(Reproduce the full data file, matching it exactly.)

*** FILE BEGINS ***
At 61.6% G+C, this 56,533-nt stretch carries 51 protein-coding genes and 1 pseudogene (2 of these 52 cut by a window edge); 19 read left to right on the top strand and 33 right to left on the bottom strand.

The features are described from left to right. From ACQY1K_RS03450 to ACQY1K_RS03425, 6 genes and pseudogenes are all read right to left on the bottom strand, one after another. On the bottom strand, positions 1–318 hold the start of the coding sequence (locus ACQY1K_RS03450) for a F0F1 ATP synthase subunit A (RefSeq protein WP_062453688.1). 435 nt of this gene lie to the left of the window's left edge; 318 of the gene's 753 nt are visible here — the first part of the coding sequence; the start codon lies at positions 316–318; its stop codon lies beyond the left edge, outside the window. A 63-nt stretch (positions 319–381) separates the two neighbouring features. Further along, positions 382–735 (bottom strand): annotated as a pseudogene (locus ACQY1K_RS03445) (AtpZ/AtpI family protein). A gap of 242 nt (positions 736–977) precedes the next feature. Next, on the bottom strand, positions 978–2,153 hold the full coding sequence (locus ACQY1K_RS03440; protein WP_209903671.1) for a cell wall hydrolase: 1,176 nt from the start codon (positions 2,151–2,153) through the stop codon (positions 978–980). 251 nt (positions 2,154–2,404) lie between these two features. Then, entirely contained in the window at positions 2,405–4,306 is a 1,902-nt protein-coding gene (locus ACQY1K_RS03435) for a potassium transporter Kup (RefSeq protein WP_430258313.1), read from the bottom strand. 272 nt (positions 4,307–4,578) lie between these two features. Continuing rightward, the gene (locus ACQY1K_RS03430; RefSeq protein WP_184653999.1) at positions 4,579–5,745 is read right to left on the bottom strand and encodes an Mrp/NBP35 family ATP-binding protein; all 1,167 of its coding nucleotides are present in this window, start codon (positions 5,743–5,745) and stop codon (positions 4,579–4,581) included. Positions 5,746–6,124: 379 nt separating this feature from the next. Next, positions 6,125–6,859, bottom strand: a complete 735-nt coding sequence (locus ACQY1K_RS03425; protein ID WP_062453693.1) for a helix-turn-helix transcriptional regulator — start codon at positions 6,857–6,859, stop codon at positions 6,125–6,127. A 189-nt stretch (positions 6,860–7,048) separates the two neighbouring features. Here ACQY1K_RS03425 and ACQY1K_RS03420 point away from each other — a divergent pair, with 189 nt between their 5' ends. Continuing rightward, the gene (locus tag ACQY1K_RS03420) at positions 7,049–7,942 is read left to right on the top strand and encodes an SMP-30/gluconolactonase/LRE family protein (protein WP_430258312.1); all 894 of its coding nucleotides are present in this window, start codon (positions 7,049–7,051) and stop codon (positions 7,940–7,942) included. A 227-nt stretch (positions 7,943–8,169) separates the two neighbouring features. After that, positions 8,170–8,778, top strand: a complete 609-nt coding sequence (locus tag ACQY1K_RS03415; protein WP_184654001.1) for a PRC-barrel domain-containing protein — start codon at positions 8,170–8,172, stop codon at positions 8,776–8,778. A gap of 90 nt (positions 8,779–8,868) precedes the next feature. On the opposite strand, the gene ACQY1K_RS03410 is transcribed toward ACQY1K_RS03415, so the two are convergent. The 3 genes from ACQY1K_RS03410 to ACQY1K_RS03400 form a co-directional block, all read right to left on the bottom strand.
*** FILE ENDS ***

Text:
At 61.6% G+C, this 56,533-nt stretch carries 51 protein-coding genes and 1 pseudogene (2 of these 52 cut by a window edge); 19 read left to right on the top strand and 33 right to left on the bottom strand.

The features are described from left to right. From ACQY1K_RS03450 to ACQY1K_RS03425, 6 genes and pseudogenes are all read right to left on the bottom strand, one after another. On the bottom strand, positions 1–318 hold the start of the coding sequence (locus ACQY1K_RS03450) for a F0F1 ATP synthase subunit A (RefSeq protein WP_062453688.1). 435 nt of this gene lie to the left of the window's left edge; 318 of the gene's 753 nt are visible here — the first part of the coding sequence; the start codon lies at positions 316–318; its stop codon lies beyond the left edge, outside the window. A 63-nt stretch (positions 319–381) separates the two neighbouring features. Further along, positions 382–735 (bottom strand): annotated as a pseudogene (locus ACQY1K_RS03445) (AtpZ/AtpI family protein). A gap of 242 nt (positions 736–977) precedes the next feature. Next, on the bottom strand, positions 978–2,153 hold the full coding sequence (locus ACQY1K_RS03440; protein WP_209903671.1) for a cell wall hydrolase: 1,176 nt from the start codon (positions 2,151–2,153) through the stop codon (positions 978–980). 251 nt (positions 2,154–2,404) lie between these two features. Then, entirely contained in the window at positions 2,405–4,306 is a 1,902-nt protein-coding gene (locus ACQY1K_RS03435) for a potassium transporter Kup (RefSeq protein WP_430258313.1), read from the bottom strand. 272 nt (positions 4,307–4,578) lie between these two features. Continuing rightward, the gene (locus ACQY1K_RS03430; RefSeq protein WP_184653999.1) at positions 4,579–5,745 is read right to left on the bottom strand and encodes an Mrp/NBP35 family ATP-binding protein; all 1,167 of its coding nucleotides are present in this window, start codon (positions 5,743–5,745) and stop codon (positions 4,579–4,581) included. Positions 5,746–6,124: 379 nt separating this feature from the next. Next, positions 6,125–6,859, bottom strand: a complete 735-nt coding sequence (locus ACQY1K_RS03425; protein ID WP_062453693.1) for a helix-turn-helix transcriptional regulator — start codon at positions 6,857–6,859, stop codon at positions 6,125–6,127. A 189-nt stretch (positions 6,860–7,048) separates the two neighbouring features. Here ACQY1K_RS03425 and ACQY1K_RS03420 point away from each other — a divergent pair, with 189 nt between their 5' ends. Continuing rightward, the gene (locus tag ACQY1K_RS03420) at positions 7,049–7,942 is read left to right on the top strand and encodes an SMP-30/gluconolactonase/LRE family protein (protein WP_430258312.1); all 894 of its coding nucleotides are present in this window, start codon (positions 7,049–7,051) and stop codon (positions 7,940–7,942) included. A 227-nt stretch (positions 7,943–8,169) separates the two neighbouring features. After that, positions 8,170–8,778, top strand: a complete 609-nt coding sequence (locus tag ACQY1K_RS03415; protein WP_184654001.1) for a PRC-barrel domain-containing protein — start codon at positions 8,170–8,172, stop codon at positions 8,776–8,778. A gap of 90 nt (positions 8,779–8,868) precedes the next feature. On the opposite strand, the gene ACQY1K_RS03410 is transcribed toward ACQY1K_RS03415, so the two are convergent. The 3 genes from ACQY1K_RS03410 to ACQY1K_RS03400 form a co-directional block, all read right to left on the bottom strand.